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Mercer Marsh Benefits

How employee benefits mitigate talent risks

Learn why firms must focus on flexible working and personalized benefits to attract and retain key talent.
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Organizations should focus on flexible working and personalized benefits if they want to attract, retain, instill pride in and relate with key talent. Here’s how to make sure your value proposition and benefits plans engage the current and future workforce so that employees become brand ambassadors.

According to our Global Talent Trends research, people are more likely to accept a job offer from, or stay at, an organization that is empathetic and enriching, fosters a sense of belonging and creates connections with its purpose. Many organizations should urgently reimagine the employee experience to be successful at attracting, retaining and inspiring talent.

Building a strong employee value proposition (EVP) aligned with an organizational strategy is imperative for firms that want to recruit high performers while energizing and retaining the current workforce.

The People Risk report 2022 found that 78% of HR and risk managers agree that talent practice exposures are a serious threat to business. The changing nature of work ranked #5 out of all 25 people-related risks. 

Challenges to navigating new business models and technology should force a refresh of the employee experience, with a focus on flexible policies and procedures to support an increasingly diverse workforce.

Firms are grappling with issues surrounding hybrid working, use of contractors and technology adoption, along with innovation and workforce management. 

The MMB 2022 People Risk research found that the greatest barrier to addressing talent risks is “difficulty in managing personal behaviors,” which is common in situations of rapid change and evolution and where competencies such as adaptation, resilience and working effectively despite uncertainty become imperative. 

Companies should challenge the status quo and consider how employee benefits and support programs can enable these competencies, thereby serving as an expression of the company’s values.

Five key global findings from the People Risk Report 2022

  1. The pandemic has served to accelerate the changing nature of work, creating a focus on flexible working, technology adoption and automation, and the need for reskilling. Employees now expect to have flexible working models as well as the right technology and supervisors who support these models, while organizations need to consider different skills than those needed in the past. Failure to manage these shifts can lead to unattractive and inequitable offers that disengage the workforce. Fortunately, HR and risk professionals are aware of this people risk and have ranked it #5 out of 25 in our survey.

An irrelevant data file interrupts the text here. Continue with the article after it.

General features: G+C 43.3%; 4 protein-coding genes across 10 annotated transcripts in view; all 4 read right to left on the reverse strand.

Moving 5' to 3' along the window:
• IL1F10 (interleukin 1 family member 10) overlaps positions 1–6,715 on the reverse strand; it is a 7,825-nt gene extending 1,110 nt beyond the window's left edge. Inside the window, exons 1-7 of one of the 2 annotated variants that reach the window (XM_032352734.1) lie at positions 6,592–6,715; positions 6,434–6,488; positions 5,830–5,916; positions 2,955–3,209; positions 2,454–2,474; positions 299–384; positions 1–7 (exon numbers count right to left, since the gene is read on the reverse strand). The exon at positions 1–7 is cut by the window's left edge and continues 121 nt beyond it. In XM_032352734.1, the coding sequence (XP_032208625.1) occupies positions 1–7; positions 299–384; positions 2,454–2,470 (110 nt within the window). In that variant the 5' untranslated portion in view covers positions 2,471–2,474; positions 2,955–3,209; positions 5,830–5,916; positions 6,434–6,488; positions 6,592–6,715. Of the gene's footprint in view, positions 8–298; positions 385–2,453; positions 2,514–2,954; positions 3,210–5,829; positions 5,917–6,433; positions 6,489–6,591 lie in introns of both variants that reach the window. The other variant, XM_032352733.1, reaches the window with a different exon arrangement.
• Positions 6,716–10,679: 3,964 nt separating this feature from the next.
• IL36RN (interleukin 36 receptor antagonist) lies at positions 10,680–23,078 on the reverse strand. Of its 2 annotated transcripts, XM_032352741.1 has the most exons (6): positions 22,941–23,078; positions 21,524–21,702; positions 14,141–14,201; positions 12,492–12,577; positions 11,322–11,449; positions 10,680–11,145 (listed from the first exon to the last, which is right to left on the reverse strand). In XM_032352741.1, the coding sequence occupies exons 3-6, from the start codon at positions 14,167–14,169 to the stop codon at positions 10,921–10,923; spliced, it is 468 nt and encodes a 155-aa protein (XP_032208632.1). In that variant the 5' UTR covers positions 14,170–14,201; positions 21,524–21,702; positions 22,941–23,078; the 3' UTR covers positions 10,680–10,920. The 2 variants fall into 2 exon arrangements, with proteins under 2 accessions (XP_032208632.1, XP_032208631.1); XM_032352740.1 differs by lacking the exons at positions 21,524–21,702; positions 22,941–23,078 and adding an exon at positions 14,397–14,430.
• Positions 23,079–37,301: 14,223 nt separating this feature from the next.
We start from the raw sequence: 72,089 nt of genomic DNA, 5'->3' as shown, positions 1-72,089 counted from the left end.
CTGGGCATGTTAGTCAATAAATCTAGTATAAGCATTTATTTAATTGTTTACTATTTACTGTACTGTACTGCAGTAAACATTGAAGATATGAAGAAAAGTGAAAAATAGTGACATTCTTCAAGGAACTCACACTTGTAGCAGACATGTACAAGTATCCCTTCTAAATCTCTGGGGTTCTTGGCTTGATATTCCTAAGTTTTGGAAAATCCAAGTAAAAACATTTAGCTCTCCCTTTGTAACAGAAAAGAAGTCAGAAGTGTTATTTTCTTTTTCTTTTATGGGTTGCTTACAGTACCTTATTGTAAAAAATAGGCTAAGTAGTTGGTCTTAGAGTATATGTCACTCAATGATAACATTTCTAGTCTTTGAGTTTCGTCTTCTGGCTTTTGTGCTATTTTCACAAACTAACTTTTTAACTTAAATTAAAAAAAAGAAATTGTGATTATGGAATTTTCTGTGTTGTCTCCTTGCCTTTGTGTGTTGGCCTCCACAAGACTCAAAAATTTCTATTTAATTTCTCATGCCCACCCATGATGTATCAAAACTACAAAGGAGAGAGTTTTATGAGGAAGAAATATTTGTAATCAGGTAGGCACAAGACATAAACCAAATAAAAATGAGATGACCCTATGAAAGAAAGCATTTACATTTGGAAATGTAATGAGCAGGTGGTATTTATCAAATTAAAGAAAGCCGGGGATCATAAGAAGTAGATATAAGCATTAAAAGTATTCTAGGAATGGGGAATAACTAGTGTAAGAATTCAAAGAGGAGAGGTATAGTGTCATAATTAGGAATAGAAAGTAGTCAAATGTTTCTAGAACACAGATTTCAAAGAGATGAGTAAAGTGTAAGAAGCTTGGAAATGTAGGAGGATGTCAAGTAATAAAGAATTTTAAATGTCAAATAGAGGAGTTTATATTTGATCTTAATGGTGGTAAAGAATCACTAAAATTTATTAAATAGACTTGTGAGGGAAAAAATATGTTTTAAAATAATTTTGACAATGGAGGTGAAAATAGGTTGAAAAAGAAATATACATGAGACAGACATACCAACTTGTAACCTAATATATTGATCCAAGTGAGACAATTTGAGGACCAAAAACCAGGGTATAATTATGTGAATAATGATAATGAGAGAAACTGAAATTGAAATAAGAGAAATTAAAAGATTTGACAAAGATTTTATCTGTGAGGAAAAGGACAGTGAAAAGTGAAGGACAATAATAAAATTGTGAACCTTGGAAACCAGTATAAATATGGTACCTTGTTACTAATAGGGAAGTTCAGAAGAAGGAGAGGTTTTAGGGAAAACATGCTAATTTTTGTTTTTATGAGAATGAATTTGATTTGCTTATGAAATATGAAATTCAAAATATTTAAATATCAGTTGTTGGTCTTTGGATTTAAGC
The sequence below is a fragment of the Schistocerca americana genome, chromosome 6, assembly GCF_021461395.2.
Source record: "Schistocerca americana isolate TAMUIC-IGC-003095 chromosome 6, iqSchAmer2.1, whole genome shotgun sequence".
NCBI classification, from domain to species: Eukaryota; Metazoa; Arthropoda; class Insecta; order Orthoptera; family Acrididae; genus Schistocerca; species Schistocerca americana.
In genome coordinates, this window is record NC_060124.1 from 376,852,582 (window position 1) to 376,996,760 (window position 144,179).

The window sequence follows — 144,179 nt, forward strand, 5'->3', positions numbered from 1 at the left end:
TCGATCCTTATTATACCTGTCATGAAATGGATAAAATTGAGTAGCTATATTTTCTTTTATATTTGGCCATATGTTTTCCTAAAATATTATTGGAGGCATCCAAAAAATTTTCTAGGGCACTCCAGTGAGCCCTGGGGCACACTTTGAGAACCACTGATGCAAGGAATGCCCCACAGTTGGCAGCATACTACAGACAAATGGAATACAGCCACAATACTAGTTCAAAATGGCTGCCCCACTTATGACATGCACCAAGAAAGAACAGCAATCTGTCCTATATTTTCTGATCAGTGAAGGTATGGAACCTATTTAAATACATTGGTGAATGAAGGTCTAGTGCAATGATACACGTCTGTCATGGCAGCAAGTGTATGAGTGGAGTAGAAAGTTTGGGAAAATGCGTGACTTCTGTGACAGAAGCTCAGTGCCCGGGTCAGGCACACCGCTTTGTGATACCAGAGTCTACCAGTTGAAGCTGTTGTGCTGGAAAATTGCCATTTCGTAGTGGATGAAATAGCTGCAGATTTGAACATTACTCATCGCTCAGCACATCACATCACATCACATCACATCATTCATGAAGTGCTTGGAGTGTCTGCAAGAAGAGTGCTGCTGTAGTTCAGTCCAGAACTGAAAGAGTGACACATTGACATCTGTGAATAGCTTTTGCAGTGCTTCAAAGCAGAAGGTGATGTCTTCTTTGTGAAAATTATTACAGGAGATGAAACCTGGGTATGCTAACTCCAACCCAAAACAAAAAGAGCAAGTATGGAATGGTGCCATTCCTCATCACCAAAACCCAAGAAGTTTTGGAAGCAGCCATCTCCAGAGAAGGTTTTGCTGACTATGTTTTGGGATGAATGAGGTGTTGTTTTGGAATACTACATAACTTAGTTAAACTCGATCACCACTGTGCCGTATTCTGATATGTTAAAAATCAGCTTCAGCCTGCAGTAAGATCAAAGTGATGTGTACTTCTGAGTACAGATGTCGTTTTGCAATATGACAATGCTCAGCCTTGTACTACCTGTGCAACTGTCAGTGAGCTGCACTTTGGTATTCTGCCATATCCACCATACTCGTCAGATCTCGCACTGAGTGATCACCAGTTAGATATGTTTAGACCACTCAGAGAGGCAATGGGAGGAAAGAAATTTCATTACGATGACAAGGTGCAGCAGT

2. Remote work, coupled with many employees reevaluating their careers, is resulting in turnover and the tightest labor market in memory. The challenges organizations face with “the Great Resignation” are reported in the media on a daily basis, and we would have expected a higher ranking for talent attraction, retention and engagement risk given that context. Further, HR needs to consider that talent risk affects many aspects of the business, including productivity, cybersecurity, the ability of the organization to grow or even its ability to meet contractual obligations.
  3. Succession and key person risk was ranked #3 overall last year by HR, but it dropped this year to #17 and #14 among HR and risk respondents, respectively. HR leaders may be distracted by difficulties with recruitment. Losing a key person without making a smooth knowledge transfer can adversely affect employee morale and risk customer relationships.
  4. Although conduct and culture fell to #16 out of 25 risks (down from #10 last year), a growing focus on stakeholder activism has made this more important than ever. Tolerance of misconduct, including bullying and harassment, is low, and failure to manage such behaviors can have legal implications for businesses, alienate customers and cause reputational risk. Organizations may also need to redefine their cultures, especially if collaborating in an office environment has been a key component. 
  5. Business travel and mobility risk ranked #24 out of 25 people risks. This risk creates issues in areas such as crisis/evacuation management, business/colleague dissatisfaction and duty-of-care gaps. 

Trends to watch

Our Global Talent Trends research showed that 62% of employees would not join a company unless they could do remote/hybrid work, and 72% of HR leaders are acutely concerned with the deterioration of culture as hybrid working gets scaled.